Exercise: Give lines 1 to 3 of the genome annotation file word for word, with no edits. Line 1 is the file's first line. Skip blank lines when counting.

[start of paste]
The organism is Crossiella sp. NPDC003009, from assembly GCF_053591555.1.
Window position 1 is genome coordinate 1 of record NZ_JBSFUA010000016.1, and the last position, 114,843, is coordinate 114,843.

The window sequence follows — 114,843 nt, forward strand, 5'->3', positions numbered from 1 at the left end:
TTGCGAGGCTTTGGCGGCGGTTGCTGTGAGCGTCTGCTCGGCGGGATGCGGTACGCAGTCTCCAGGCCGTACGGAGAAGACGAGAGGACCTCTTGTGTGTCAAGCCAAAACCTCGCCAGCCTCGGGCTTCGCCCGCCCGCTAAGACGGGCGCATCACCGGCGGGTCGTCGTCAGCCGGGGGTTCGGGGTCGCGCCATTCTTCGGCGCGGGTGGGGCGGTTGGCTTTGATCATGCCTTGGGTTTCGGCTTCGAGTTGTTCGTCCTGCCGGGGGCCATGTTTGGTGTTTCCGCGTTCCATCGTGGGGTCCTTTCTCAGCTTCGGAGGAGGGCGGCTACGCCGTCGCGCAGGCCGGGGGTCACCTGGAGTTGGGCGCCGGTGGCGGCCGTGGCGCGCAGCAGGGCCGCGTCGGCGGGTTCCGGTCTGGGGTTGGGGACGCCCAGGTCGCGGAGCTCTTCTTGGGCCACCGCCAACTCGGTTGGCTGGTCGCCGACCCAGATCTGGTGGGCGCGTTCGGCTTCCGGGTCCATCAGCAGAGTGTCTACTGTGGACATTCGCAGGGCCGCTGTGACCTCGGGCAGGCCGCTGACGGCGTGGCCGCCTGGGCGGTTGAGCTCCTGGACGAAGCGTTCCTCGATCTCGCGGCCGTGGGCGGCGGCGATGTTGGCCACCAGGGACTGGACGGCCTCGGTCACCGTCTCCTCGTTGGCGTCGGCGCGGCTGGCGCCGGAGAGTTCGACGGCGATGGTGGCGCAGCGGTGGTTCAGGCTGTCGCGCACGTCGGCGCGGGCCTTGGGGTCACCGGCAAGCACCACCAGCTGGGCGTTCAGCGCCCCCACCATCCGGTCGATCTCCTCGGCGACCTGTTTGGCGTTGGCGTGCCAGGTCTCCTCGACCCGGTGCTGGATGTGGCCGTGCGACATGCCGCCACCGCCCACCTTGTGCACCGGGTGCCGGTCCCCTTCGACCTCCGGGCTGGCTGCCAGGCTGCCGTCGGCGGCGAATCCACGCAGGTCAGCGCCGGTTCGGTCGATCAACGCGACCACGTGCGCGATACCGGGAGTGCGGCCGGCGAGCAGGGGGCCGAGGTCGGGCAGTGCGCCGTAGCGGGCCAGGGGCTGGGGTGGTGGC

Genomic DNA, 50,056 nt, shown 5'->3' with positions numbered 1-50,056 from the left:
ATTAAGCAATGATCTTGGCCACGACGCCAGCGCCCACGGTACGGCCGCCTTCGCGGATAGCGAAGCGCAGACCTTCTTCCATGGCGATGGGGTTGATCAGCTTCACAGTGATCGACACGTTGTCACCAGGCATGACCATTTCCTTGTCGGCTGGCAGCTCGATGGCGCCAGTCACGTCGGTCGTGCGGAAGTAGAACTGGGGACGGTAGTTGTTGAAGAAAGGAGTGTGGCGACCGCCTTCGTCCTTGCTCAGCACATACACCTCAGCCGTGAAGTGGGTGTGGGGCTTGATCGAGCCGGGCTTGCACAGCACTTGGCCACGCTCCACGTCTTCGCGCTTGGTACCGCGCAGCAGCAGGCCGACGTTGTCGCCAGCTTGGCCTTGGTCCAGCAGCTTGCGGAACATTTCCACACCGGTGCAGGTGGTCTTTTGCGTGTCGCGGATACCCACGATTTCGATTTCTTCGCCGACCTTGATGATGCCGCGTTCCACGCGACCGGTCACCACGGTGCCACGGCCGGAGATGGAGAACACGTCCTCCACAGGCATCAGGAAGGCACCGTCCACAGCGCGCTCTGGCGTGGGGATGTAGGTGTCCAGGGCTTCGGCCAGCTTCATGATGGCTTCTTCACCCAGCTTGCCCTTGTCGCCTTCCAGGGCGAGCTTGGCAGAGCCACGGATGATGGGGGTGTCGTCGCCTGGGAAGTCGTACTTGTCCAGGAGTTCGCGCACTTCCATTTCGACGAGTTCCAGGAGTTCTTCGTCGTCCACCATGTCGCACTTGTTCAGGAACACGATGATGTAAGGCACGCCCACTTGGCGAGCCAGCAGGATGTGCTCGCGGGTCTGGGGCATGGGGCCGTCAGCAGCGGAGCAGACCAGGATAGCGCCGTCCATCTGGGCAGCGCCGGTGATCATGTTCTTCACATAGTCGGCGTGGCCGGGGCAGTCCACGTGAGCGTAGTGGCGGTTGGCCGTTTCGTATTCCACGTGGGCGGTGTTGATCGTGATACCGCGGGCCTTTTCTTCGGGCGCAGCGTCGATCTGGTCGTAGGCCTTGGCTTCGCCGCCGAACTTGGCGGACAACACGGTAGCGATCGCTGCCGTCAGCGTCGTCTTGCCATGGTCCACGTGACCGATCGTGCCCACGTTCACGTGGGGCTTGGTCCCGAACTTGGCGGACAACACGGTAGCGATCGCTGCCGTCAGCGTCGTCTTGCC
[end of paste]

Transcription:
The organism is Crossiella sp. NPDC003009, from assembly GCF_053591555.1.
Window position 1 is genome coordinate 1 of record NZ_JBSFUA010000016.1, and the last position, 114,843, is coordinate 114,843.

The window sequence follows — 114,843 nt, forward strand, 5'->3', positions numbered from 1 at the left end: